Full bounce back vs. "Not so full bounce back"

Hi All,

untill now I only replaced the unknown DF’s at a wall (which point into the fluid domain) with the DF’s pointing outside the Domain. But I left the DF’s pointing out of the domain unchanged. This way it is ensured that I have a zero velocity at the boundary nodes (since the opposing DF’s are all the same).

Using Full Bounce Back (FBB) I just swap all opposing DF’s after streaming. As far as I can see this does not ensure that I have zero velocity at the boundary node.

I discovered that the FBB is far more unstable then the approach described before and I have to reduce the Reynoldsnumber consciderably to get a stable solution.

My questions:

  1. Can anybody point out where the first BC I described is documented in detail and what the appropriate name for it is ( I couldn’t find it on LBmethod.org)?

  2. Is it important for the stability that I have zero velocity at the boundary nodes and if yes, can I enforce this in combination with FBB?

Kind regards,


Hi Martin,
if I understand well what your are doing it looks like to me that the BC you are using is the halfway bounceback, but I’m not sure. To try to be, let me ask you a question.

You say you are replacing the missing f, by the value of their opposite after streaming. Then are you applying collision or not? If you are then it’s halfway bounceback (HBB) and you can read the next paragraph. If not then you are doing something that I do not know at all.

I haven’t found any real well documented paper on the HBB. Maybe you can have a look in the following paper DOI: 10.1103/PhysRevE.72.066701. Otherwise there is also a paper of Irina Ginzburg (which is everything except clear :wink: ) but where you can find some useful recapitulations for BC. I cannot remember the exact name, but it has something to do with multi-reflexion.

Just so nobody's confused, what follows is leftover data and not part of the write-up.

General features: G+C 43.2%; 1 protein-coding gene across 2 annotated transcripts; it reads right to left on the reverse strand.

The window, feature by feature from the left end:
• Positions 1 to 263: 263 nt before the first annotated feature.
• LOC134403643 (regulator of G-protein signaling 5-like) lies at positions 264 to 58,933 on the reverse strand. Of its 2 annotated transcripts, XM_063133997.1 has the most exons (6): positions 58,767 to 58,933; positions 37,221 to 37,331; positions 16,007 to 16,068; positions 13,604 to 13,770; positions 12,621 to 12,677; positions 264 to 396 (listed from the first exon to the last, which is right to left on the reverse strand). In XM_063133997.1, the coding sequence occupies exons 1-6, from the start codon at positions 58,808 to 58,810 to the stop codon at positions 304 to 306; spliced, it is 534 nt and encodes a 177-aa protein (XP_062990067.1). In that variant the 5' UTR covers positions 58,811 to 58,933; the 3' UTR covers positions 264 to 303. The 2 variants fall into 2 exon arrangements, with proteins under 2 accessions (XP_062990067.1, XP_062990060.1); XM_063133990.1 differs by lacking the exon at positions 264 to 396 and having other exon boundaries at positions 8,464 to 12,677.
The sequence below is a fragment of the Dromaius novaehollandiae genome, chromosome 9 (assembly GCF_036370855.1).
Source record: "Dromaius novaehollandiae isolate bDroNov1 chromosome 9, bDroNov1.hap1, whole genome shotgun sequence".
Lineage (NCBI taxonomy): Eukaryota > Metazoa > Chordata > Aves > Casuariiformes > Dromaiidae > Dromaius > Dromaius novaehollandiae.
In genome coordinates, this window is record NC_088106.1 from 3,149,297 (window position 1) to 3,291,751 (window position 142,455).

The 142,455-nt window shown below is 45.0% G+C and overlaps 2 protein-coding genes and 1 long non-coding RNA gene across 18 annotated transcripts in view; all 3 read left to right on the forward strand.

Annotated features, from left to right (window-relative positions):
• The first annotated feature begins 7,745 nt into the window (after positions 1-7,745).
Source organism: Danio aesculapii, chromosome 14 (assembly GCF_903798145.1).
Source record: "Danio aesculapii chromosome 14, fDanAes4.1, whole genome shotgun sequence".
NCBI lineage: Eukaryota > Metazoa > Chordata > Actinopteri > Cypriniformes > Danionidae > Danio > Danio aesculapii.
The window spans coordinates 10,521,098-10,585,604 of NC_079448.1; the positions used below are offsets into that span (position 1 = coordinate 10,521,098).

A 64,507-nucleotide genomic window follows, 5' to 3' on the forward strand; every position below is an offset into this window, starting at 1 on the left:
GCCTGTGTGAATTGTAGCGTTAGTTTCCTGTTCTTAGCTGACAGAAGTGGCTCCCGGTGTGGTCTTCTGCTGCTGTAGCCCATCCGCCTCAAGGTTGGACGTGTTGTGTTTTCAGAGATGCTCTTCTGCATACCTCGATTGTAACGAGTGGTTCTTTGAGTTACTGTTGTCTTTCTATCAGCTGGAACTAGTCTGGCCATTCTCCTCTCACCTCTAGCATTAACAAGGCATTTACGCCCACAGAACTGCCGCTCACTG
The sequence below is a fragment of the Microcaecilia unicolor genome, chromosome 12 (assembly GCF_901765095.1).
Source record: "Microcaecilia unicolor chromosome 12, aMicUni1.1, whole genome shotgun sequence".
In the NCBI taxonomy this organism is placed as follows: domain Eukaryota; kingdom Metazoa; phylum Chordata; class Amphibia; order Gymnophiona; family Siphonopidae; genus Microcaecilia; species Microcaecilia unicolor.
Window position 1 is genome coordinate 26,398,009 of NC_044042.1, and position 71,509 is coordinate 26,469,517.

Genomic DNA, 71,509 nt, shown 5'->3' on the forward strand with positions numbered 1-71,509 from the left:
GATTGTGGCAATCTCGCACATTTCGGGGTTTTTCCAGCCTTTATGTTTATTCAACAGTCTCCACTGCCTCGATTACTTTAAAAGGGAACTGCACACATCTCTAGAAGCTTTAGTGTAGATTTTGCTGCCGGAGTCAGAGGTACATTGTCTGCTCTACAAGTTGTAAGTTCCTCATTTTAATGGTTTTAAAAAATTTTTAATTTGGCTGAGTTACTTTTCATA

Now some remarks on FBB and HBB (I hope they will answer your questions).

The FBB is a first order accurate in space BC except when you put the wall exactly in the middle of your FBB node and your first bulk node (then it becomes second order accurate). Your remark about its stability puzzles me a bit, because the FBB is supposed to be unconditionally stable (that’s what I also experienced… not very thoroughfully though…). Then as you point out the velocity on the FBB node is not zero. This seems clear. But in fact there is no reason to consider this node as a bulk node. Because you do not apply collision on it. Therefore it does not solve the navier stokes (or any other one) equations anymore. The answer to you second question will therefore be : No if you are doing FBB.

The HBB is also a first order accurate in space BC. You can also make it second order by placing the wall in the proper way. This time it must be placed outside the computational domain at exactly half a grid scaping distance from the HBB node. Let’s me make a small picture of the difference between HBB and FBB

o----o–¦--x FBB

o----x–¦ HBB

The “o” is a “normal” node and the “x” is the BC node. The “----” are the links between two nodes and finally the “¦” is the position of the wall. I hope that it is more clear how to place the wall now. If not then I’m sorry for being a bad teacher…

I hope I somehow answered your questions.


Thanks a lot for your quick reply Orestis! You are right, it’s the HBB I’ve used. The instability of FBB was due to the fact that I carried out the collision step on the FBB nodes. Now it behaves like it should.

One thing seems odd to me about the placement of the wall in the HBB case. As pointed out, HBB leads to zero velocity at the node. Therefore I would have thought that the HBB node should be exactly at the position of the wall since this is the point where the velocity becomes zero.


I’ll look at the papers you suggested next week, I hope they will enlighten me :slight_smile:

Thanks again and kind regards,



I probably misread your first post. In fact the HBB works the following way. You have to replace the unknown f_i^{in}(t) by the value of the f_opposite(i)^{out}(t-1). Then you apply the collision operator. With this algorithm you should put the wall as mentioned before.

The way you are doing your HBB (it is not HBB in fact…), should not give a zero-wall velocity except in symmetrical cases. If we take a “bottom” wall example (the outwrads pointing normal vector is (0,-1)). Then the velocity you get should be (if we do the following numbering of the f_i)

6 2 5
\ | /
/ | \
7 4 8


I hope that it enlightens the things a bit more.